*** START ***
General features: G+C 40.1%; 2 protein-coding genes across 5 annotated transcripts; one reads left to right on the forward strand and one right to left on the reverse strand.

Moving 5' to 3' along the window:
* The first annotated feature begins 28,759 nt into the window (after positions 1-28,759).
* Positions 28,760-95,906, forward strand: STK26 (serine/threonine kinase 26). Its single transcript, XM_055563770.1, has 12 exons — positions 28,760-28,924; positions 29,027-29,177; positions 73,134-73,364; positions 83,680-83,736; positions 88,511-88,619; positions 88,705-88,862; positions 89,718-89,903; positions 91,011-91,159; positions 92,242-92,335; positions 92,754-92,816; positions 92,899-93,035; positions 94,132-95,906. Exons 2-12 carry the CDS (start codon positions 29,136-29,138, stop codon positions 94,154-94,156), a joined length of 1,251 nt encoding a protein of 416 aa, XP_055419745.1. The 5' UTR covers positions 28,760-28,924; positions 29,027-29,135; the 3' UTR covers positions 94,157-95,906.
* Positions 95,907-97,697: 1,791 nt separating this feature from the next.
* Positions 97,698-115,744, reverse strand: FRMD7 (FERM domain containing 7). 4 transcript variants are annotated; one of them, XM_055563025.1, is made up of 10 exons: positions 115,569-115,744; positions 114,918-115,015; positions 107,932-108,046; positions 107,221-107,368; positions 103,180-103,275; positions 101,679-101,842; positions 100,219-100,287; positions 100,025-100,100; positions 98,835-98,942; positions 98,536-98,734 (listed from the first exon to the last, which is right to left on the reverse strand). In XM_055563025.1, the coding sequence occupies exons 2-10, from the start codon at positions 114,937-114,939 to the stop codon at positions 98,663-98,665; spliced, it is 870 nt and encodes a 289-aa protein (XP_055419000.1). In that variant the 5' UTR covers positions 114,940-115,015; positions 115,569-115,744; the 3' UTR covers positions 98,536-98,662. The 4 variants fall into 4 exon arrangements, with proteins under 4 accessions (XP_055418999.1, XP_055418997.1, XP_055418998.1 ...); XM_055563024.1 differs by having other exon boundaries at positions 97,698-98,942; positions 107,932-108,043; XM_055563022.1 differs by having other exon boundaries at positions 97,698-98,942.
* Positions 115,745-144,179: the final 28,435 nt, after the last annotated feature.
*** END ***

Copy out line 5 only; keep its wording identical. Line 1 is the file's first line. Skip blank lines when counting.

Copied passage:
* Positions 95,907-97,697: 1,791 nt separating this feature from the next.